Earlier this year, the UK government announced further increases to the established landfill tax rates. Philip Simpson, commercial director of ReFood, explains why food waste recycling – now, more than ever – makes both financial and environmental sense for catering and hospitality businesses.
With the average hospitality business throwing away hundreds of tonnes of spoiled produce and plate scrapings every year, it’s clear that finding effective ways to minimise waste and alleviate disposal costs should be a top priority.
Furthermore, with the government’s recent hike in landfill fees (due to rise by £2.55 per tonne year-on-year), businesses that have not seriously explored the option of food waste recycling are set to come under increasing financial pressure.
Restaurants, pubs, contract caterers and cafes have had a rocky 18 months. The impact of COVID-19 has been unprecedented, and will continue to impact the sector for months to come.
In my experience, one of the blind spots of many restaurateurs and catering managers is the way they deal with peelings, scraps, spoiled produce and returned meals.
As such, businesses must evaluate every area of their commercial strategy to maximise income and minimise outgoings. Now could be the perfect time to take a fresh look at operations.
In my experience, one of the blind spots of many restaurateurs and catering managers is the way they deal with peelings, scraps, spoiled produce and returned meals. Still too many businesses throw it straight in the bin, when it could be diverted from costly landfill and instead used to generate green energy.
According to insight from New Food Waste Horizons, a pioneering research report analysing the UK’s progress towards zero food waste to landfill, the hospitality and food services industry wastes more than £3 billion per annum by needlessly throwing away perfectly edible produce.
While it’s an increasingly large drain on profits, the environmental implications of this wasteful behaviour are even more concerning.
Indeed, food waste left to rot in landfill releases greenhouse gases 21 times more potent than carbon dioxide. A truly terrifying statistic.
However, by reviewing processes and approaching food waste from the top down, the catering industry can minimise its reliance on landfill and slash waste management costs.
What’s more, with research from the Sustainable Restaurant Association suggesting that patrons are more likely to support an ethically-conscious establishment, stepping up sustainability can also drive footfall.
An appetite for sustainability
With global climate talks taking place in the UK (COP26) later this year, there is clearly an appetite for sustainability. Making sure people know your business is ‘doing the right thing’ by recycling food waste must make sense – but how do you do it?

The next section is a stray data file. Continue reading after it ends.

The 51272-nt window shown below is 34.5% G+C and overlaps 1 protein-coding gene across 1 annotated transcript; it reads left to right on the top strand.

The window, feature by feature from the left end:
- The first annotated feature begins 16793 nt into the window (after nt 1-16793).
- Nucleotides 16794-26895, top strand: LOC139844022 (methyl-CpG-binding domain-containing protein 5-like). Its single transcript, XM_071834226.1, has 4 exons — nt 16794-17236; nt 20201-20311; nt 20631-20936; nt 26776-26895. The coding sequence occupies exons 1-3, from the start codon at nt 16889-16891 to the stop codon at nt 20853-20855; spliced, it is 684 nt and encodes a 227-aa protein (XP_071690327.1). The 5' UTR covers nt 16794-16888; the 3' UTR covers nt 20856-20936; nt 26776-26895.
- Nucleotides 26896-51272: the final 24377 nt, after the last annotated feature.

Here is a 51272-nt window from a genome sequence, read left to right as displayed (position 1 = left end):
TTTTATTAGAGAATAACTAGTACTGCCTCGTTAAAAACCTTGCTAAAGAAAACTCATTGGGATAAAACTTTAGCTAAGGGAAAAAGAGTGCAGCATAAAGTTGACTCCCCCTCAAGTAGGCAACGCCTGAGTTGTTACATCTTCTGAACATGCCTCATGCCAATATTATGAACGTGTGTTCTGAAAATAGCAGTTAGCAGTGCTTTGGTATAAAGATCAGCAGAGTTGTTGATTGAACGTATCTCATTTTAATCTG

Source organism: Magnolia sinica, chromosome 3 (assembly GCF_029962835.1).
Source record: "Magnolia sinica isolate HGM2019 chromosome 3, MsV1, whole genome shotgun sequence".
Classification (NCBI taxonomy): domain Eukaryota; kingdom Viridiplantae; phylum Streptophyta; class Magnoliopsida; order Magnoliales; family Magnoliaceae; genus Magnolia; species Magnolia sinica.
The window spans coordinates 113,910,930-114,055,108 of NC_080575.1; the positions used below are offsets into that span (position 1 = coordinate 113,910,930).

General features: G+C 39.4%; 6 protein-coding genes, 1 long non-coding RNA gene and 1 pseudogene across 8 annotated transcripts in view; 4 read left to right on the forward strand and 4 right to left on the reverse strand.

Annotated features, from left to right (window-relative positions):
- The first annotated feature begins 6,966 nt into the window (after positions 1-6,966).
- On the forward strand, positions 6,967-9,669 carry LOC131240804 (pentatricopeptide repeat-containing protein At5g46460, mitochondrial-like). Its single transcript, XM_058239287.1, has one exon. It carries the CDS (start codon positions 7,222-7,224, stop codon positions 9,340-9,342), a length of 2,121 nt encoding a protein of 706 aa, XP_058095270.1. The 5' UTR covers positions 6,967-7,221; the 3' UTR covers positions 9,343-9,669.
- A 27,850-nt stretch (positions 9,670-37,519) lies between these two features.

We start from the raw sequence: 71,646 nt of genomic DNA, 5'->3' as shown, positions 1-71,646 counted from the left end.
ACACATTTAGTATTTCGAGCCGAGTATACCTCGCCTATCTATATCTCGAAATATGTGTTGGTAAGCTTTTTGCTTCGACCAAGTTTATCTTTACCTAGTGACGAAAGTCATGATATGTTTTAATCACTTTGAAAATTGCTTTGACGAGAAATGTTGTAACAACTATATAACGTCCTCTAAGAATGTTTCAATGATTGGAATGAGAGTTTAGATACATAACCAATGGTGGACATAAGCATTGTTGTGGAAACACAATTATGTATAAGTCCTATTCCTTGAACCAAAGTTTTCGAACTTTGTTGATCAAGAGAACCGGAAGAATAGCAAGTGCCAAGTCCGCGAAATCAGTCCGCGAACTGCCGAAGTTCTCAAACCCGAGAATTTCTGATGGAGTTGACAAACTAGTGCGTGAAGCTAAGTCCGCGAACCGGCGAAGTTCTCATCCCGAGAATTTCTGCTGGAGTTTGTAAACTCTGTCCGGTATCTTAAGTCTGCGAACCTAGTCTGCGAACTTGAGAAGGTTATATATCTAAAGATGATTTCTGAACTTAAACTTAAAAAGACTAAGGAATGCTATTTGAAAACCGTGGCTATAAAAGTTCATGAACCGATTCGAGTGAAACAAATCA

At ReFood, we collect unavoidable food waste from hospitality businesses nationwide and recycle it via the anaerobic digestion (AD) process. This harnesses the natural degradation of food by capturing the biogas produced and using it to generate both renewable energy and a sustainable fertiliser; enabling beneficial nutrients to be retained and reinvested right back to the beginning of the food chain.
We try to make sustainability simple – replacing full bins with sanitised ones after every food waste collection, meaning they can even be used in kitchen areas. This removes any worries about ‘smelly’ waste or bin cleaning and ensures the service is completely sanitary.
There are huge financial benefits presented by considering waste at every stage of food management and the case for change is incredibly strong.
All types of food – be it preparation waste, scraps and even packaged products – can be thrown in the bins, making it straightforward for businesses to implement.
There are huge financial benefits presented by considering waste at every stage of food management and the case for change is incredibly strong. With significant improvements possible with just small changes in habits, the food sector is in a prime position to benefit. Take the Savoy in London for example.
This prestigious hotel has been recycling food waste for some time now, saving at least £200 per week on landfill costs, while taking 200 tonnes of carbon dioxide out of the atmosphere every year.
It’s a win:win for hard pressed hospitality businesses and caterers – as well as the environment. Businesses can actually save c.50% on waste management costs, while improving their sustainability credentials. As we emerge from the wake of the pandemic, it could be that landfill costs really can be taken off the menu.